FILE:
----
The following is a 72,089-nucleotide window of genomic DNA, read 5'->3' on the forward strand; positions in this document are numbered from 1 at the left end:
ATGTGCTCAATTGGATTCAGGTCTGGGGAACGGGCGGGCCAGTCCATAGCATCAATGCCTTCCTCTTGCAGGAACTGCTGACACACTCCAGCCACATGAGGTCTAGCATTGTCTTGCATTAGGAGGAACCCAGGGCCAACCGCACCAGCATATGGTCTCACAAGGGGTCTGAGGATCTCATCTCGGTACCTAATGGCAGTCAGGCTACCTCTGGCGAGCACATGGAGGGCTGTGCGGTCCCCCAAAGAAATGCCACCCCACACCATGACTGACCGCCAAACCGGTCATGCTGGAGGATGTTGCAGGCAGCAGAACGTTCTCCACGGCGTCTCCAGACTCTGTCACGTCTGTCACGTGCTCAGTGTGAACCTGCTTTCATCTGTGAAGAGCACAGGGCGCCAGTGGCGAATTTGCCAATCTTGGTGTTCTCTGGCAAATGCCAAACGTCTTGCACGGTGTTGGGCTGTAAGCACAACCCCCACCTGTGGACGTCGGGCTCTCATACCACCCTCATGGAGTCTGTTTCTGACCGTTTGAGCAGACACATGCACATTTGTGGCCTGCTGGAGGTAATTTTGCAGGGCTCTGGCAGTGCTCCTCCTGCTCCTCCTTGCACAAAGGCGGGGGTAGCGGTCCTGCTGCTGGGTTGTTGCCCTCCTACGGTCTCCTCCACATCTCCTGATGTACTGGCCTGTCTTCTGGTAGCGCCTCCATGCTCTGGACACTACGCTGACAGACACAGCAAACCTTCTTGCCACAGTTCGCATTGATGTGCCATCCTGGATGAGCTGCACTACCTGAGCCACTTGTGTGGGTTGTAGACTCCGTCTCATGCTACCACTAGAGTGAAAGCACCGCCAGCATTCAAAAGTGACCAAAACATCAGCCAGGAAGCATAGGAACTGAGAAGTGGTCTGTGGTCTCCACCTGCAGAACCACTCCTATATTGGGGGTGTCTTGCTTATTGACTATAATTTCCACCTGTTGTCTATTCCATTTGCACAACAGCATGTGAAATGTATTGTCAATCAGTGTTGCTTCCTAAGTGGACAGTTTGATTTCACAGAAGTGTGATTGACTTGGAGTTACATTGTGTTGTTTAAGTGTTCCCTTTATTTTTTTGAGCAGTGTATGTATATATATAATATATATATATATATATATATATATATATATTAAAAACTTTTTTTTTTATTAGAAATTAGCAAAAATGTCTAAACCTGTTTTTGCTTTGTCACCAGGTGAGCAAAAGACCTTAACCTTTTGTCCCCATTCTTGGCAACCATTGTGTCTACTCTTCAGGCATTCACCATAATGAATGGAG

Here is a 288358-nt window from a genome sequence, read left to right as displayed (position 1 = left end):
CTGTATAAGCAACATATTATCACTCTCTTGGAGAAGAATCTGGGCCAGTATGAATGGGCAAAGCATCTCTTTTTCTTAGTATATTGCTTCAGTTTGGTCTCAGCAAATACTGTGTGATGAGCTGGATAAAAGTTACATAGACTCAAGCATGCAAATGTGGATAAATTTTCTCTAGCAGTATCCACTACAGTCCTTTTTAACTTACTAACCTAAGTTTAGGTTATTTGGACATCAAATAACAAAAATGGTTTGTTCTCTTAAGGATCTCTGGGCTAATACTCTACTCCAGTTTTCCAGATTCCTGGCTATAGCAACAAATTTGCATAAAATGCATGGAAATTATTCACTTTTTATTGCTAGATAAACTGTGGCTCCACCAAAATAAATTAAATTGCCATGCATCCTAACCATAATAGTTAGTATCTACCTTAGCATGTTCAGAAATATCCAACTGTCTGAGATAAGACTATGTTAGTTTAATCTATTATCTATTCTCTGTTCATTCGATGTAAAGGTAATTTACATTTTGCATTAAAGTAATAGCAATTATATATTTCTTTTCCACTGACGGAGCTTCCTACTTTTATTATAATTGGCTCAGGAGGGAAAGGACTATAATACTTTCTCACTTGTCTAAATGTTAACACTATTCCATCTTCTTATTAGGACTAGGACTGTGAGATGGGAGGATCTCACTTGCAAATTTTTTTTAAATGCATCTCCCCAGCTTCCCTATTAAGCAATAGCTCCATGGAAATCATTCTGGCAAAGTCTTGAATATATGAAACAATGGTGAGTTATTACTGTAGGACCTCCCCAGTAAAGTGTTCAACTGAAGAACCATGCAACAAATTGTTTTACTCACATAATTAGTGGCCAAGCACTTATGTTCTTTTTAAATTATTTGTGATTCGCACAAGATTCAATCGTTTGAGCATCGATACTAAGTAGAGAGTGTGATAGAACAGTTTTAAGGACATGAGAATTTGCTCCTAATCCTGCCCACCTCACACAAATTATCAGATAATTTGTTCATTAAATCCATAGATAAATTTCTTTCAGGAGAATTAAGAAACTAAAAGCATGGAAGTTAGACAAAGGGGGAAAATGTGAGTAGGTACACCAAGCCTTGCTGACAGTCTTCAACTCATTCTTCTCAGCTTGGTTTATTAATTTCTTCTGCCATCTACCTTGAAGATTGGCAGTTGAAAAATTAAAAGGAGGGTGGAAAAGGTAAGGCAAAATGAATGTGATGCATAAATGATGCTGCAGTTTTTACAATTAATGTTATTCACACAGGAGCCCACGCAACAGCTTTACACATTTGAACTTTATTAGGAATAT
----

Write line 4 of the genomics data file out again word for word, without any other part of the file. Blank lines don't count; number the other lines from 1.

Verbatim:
CTGTATAAGCAACATATTATCACTCTCTTGGAGAAGAATCTGGGCCAGTATGAATGGGCAAAGCATCTCTTTTTCTTAGTATATTGCTTCAGTTTGGTCTCAGCAAATACTGTGTGATGAGCTGGATAAAAGTTACATAGACTCAAGCATGCAAATGTGGATAAATTTTCTCTAGCAGTATCCACTACAGTCCTTTTTAACTTACTAACCTAAGTTTAGGTTATTTGGACATCAAATAACAAAAATGGTTTGTTCTCTTAAGGATCTCTGGGCTAATACTCTACTCCAGTTTTCCAGATTCCTGGCTATAGCAACAAATTTGCATAAAATGCATGGAAATTATTCACTTTTTATTGCTAGATAAACTGTGGCTCCACCAAAATAAATTAAATTGCCATGCATCCTAACCATAATAGTTAGTATCTACCTTAGCATGTTCAGAAATATCCAACTGTCTGAGATAAGACTATGTTAGTTTAATCTATTATCTATTCTCTGTTCATTCGATGTAAAGGTAATTTACATTTTGCATTAAAGTAATAGCAATTATATATTTCTTTTCCACTGACGGAGCTTCCTACTTTTATTATAATTGGCTCAGGAGGGAAAGGACTATAATACTTTCTCACTTGTCTAAATGTTAACACTATTCCATCTTCTTATTAGGACTAGGACTGTGAGATGGGAGGATCTCACTTGCAAATTTTTTTTAAATGCATCTCCCCAGCTTCCCTATTAAGCAATAGCTCCATGGAAATCATTCTGGCAAAGTCTTGAATATATGAAACAATGGTGAGTTATTACTGTAGGACCTCCCCAGTAAAGTGTTCAACTGAAGAACCATGCAACAAATTGTTTTACTCACATAATTAGTGGCCAAGCACTTATGTTCTTTTTAAATTATTTGTGATTCGCACAAGATTCAATCGTTTGAGCATCGATACTAAGTAGAGAGTGTGATAGAACAGTTTTAAGGACATGAGAATTTGCTCCTAATCCTGCCCACCTCACACAAATTATCAGATAATTTGTTCATTAAATCCATAGATAAATTTCTTTCAGGAGAATTAAGAAACTAAAAGCATGGAAGTTAGACAAAGGGGGAAAATGTGAGTAGGTACACCAAGCCTTGCTGACAGTCTTCAACTCATTCTTCTCAGCTTGGTTTATTAATTTCTTCTGCCATCTACCTTGAAGATTGGCAGTTGAAAAATTAAAAGGAGGGTGGAAAAGGTAAGGCAAAATGAATGTGATGCATAAATGATGCTGCAGTTTTTACAATTAATGTTATTCACACAGGAGCCCACGCAACAGCTTTACACATTTGAACTTTATTAGGAATAT